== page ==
My two living languages are English and semi-proficient Spanish. Our children will learn Spanish first, maybe Greek and then Hebrew if they really want to. Guess who has been appointed Professor of Linguistics in our home?

    Advantage to Latin? Philosophically, yes, since we in America are in one sense latter-day Romans. If anything, it keeps connectivity open between us and our cultural past. And there are theological tomes in Latin waiting to be translated. These also make decent arguments to learn ancient Greek. I doubt any kid cares about these reasons, and the most effective education early in life will be the education they can use. Latin and Greek are probably more appreciative studies once you've got a grip on the immediate world around you. Maturing and being useful in their immediate world is more than enough for a child.

    If anything, language learning is an incredible mind exercise. Associations, new rules, and I think its taxation of memory alone is good reason to do it. Build new memories, learn new morphemes, connect them by rules, then learn to think and communicate in them. That's a great task for a monolinguistic mind.
     
  6. jawyman

    jawyman Puritan Board Junior

    I loved Latin and it helped me with French when I was learning. I recommend French, but that’s because my heritage is Québécois.
     
  7. py3ak

    py3ak They're stalling and plotting against me Staff Member

    There are two basic reasons to learn a language beyond whatever you grow up speaking. One reason is to expand your possibilities of communication; but that depends on learning well enough to speak and having someone to speak to, at least most of the time.

    Another reason is that different languages can do different things. This becomes particularly evident in poetry and song. Learning them well enough to appreciate the interplay of sound and sense opens up new possibilities of enjoyment and appreciation. Anyone with some literary culture should be aware that no language exhausts the store of things worth reading.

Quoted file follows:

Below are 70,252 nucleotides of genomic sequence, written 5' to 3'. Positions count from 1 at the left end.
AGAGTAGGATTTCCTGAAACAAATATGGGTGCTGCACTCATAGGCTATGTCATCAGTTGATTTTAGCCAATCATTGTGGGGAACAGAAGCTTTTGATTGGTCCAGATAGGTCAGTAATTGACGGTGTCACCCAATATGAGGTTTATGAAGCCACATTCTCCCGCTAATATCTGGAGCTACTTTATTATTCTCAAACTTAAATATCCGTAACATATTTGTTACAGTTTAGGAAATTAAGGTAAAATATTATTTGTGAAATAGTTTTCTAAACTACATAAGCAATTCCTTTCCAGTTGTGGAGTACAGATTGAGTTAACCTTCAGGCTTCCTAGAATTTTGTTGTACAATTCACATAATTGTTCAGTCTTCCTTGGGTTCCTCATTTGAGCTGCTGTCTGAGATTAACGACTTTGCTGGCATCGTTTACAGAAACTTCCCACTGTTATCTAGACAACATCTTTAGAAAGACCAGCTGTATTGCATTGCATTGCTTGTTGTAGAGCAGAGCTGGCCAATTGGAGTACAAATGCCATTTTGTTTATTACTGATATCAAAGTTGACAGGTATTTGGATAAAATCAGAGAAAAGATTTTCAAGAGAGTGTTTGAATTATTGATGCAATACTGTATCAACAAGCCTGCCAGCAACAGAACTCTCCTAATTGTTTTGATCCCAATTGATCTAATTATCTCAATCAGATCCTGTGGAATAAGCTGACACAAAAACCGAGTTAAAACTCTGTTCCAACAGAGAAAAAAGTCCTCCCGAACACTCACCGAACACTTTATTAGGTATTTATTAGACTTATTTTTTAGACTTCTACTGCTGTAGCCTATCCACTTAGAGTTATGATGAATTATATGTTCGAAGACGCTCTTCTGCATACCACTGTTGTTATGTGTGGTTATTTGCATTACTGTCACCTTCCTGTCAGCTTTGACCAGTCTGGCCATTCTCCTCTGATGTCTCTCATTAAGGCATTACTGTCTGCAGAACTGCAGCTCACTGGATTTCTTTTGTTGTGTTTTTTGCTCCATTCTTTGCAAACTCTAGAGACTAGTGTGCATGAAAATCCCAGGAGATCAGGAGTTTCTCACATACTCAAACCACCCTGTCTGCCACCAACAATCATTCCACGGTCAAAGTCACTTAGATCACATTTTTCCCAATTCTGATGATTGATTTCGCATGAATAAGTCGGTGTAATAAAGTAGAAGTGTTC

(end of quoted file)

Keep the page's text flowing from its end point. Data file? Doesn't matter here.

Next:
On that score, there are strong reasons to learn Spanish, such as Amado Nervo, José Gorostiza, Salvador Díaz Mirón and astonishing lyrics from zarzuela and folk music. Of course those reasons would also apply to Middle English or many other candidates; but the idea that the only reason to learn Spanish is so that Central American immigrants don't have to learn English is patently absurd.

    As a concrete instance, here is the sonnet "¡Audacia!" from Salvador Díaz Mirón:

    Basta de timidez. La gloria esquiva
    al que por miedo elude la pelea
    y con suspiros lánguidos rastrea
    acogido a la sombra de la oliva.

    Solo una tempestad brusca y altiva
    encumbra la pasión y la marea,
    ¡y en empinados vórtices pasea
    el abismo de abajo en el de arriba!

    ¡Oh, rebelde! Conquista la presea;
    goza de la hermosura inebriativa
    y horror a los demás tu dicha sea!

    ¡Arrostra por la gracia la diatriba,
    y en empinados vórtices pasea
    el abismo de abajo en el de arriba!
     
  8. Tom Hart

    Tom Hart Puritan Board Junior

    My Korean is dreadful.

    Recently Korean was ranked the No. 1 hardest language for English speakers. Japanese, I hear, has a very similar structure, with the added difficulty of the writing systems!

    Korean has the most efficient alphabet in the world. You can learn it in a day.

    There is a theory that Korean and Japanese belong to the same language family, Altaic, along with Mongolian and Turkic and a few others. For some reason that is still a controversial theory, and Korean is often considered to be a language isolate.

    Amen.
     
  9. Tom Hart

    Tom Hart Puritan Board Junior

  10. Edward

    Edward Puritan Board Doctor

    I passed the brain test. My answer was the same even without having the chance to look at it to keep my story straight.